The three-time Indianapolis 500 winner said Monday he is optimistic about landing in either or perhaps a combination of both series when Team Penske and Acura end their DPi partnership after this season.

“A lot of people I spoke with, four to five teams, are interested,” Castroneves said. “Whether it’s doing Indy 500 only, whether it’s pushing to do full time or do the sports cars as well. It’s been a very nice conversation.

LOOKING AHEADTeam Penske drivers seeking new rides for 2021

“I have a lot of respect for all the teams that have been talking, and I feel the same feedback. We just have to wait for their (sponsor) connections, and I’m also looking for some connections on my side as well, so hopefully we’ll be able to put this together and get something very soon.”

Given two decades of success with Penske in IndyCar and IMSA, Castroneves’ resume hardly needs burnishing. But the Brazilian has combined with co-driver Ricky Taylor in the No. 7 Acura DPi to win the past two overall victories at Road America and Michelin Raceway Road Atlanta.

But Castroneves, who doesn’t have a manager, said he has been working the phones hard rather than wait for the strong results to bring in the calls.

“At this point, I feel like I’m the one who needs to be talking to them because people need to know I want to continue racing and understand my desire,” Castroneves, 45, said. “There is opportunity, no question, in both (IndyCar and IMSA), which I’m really happy about it. However, because of the COVID-19, a lot of things sometimes have to be a little delayed. But I’m excited. Whatever the opportunity and whatever destiny guides me, whether IndyCar or sports cars, trust me I’ll be as happy as it could be and doing my 100 percent like I always did.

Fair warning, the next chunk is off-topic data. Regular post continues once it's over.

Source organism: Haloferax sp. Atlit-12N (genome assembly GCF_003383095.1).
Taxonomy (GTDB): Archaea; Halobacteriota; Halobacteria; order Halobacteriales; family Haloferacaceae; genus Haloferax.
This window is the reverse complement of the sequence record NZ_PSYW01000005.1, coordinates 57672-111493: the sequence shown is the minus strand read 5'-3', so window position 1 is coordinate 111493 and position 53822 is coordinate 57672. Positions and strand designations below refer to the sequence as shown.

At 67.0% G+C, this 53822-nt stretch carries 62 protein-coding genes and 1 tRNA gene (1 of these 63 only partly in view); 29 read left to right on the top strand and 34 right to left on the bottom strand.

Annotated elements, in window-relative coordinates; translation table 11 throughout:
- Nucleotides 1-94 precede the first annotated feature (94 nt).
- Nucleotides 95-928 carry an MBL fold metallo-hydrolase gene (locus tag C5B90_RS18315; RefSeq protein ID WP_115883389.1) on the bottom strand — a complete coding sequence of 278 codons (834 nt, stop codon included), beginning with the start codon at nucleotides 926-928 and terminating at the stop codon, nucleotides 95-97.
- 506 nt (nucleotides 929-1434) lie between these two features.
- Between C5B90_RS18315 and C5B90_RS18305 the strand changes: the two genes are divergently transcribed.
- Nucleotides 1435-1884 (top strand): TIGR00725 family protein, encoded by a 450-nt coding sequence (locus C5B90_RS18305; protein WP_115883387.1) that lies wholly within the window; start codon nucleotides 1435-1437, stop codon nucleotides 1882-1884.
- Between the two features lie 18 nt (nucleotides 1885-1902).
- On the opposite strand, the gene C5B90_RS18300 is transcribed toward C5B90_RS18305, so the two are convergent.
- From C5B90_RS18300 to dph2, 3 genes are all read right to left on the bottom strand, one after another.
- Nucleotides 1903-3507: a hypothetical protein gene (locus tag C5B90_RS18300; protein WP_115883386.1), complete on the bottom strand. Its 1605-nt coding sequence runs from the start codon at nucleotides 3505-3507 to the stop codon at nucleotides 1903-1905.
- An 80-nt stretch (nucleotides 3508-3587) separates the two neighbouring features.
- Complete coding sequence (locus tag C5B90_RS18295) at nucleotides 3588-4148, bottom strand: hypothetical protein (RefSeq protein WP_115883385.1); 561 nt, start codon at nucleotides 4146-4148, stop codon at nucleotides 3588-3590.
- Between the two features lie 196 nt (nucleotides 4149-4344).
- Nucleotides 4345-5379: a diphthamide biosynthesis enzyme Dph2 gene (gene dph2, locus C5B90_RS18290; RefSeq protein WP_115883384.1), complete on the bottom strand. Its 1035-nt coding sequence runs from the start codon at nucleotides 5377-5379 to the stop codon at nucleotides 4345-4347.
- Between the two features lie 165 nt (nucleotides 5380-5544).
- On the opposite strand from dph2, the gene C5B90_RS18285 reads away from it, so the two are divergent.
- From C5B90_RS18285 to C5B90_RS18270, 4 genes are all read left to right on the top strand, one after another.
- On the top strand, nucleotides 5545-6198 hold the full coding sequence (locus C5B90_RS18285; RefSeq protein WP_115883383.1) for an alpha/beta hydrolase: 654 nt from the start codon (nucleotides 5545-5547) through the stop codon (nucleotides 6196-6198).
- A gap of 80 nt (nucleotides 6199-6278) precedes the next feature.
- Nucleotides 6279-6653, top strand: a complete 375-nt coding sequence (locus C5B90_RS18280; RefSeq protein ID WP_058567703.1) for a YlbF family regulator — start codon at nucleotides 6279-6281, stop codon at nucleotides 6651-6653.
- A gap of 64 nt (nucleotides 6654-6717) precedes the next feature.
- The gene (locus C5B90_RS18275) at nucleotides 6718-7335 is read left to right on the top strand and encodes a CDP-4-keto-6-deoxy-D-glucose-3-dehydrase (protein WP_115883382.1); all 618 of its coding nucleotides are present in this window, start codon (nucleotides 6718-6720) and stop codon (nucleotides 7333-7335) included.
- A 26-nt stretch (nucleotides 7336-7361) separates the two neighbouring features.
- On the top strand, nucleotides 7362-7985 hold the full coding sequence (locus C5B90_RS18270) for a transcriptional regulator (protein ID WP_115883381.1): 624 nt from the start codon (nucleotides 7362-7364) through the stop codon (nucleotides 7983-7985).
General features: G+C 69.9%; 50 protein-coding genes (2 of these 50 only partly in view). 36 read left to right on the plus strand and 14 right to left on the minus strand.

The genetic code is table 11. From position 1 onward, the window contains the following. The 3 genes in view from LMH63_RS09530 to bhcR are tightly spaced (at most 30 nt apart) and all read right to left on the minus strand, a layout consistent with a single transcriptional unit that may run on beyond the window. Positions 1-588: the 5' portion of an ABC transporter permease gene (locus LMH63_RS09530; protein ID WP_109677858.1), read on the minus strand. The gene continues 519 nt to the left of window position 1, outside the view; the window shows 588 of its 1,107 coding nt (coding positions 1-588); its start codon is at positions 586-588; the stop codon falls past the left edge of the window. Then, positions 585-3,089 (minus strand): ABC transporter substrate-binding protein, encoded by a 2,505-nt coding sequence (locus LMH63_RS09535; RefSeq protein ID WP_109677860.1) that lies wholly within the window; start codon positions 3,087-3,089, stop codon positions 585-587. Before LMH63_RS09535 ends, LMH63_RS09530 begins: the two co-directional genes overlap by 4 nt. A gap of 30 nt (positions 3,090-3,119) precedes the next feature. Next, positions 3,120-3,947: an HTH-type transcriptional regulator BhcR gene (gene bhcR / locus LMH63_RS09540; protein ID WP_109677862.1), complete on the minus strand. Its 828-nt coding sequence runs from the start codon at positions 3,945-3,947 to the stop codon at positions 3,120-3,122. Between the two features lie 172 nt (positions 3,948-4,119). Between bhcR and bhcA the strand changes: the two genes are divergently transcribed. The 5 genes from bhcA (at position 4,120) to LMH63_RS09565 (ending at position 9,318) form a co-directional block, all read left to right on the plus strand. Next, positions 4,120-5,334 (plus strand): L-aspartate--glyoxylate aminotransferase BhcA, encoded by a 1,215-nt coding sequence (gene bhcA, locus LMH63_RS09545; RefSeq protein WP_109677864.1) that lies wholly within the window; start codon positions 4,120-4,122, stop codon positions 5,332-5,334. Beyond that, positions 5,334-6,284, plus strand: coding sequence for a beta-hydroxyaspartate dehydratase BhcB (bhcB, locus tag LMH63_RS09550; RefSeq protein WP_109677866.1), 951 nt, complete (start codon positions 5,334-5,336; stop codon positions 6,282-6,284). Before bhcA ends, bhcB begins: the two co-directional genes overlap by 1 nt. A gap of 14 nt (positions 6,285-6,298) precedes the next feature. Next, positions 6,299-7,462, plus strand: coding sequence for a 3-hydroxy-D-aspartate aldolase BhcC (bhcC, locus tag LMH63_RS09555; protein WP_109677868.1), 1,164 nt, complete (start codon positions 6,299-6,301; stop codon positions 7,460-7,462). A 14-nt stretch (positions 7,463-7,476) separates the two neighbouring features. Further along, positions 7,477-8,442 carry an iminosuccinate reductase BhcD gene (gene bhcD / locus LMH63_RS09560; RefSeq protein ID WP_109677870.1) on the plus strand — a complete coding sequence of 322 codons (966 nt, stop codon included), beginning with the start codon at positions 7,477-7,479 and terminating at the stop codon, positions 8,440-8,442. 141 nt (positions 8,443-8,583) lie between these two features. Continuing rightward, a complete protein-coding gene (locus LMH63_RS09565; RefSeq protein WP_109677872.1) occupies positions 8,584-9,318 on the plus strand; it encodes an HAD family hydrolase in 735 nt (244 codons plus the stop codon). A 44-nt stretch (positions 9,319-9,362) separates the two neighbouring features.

“It’s like politics, you need to be out there, good news or bad news. People have to make notice of your presence. I’m hustling. I want to continue to keep it going. Hopefully, we’ll have good news very soon.”

The news has been all good lately on track for Castroneves and Taylor, who hope to continue their run Sunday at Mid-Ohio Sports Car Course.

The No. 6 duo has surged to sixth in the IMSA WeatherTech SportsCar Championship standings, 10 points out of the lead with four races remaining. After thinking there was “no hope” to be competitive after opening the season with three consecutive poor finishes, Taylor now sees an opportunity for a happy ending.

“With the program going away, Helio has won all the big races and given so much back to the team and left such a mark, he’s really part of Penske history,” Taylor said. “For me, it’s been an opportunity of a lifetime to be a part of it. I’d like to leave my little mark as well. Helio has won everything except for a championship.

“Obviously, we’ve won races already together, but we can win a championship now. I think if both of us can do that together and both win our first championship for ‘The Captain,’ that would be an absolute dream come true, and we can tie a bow on it and be happy.”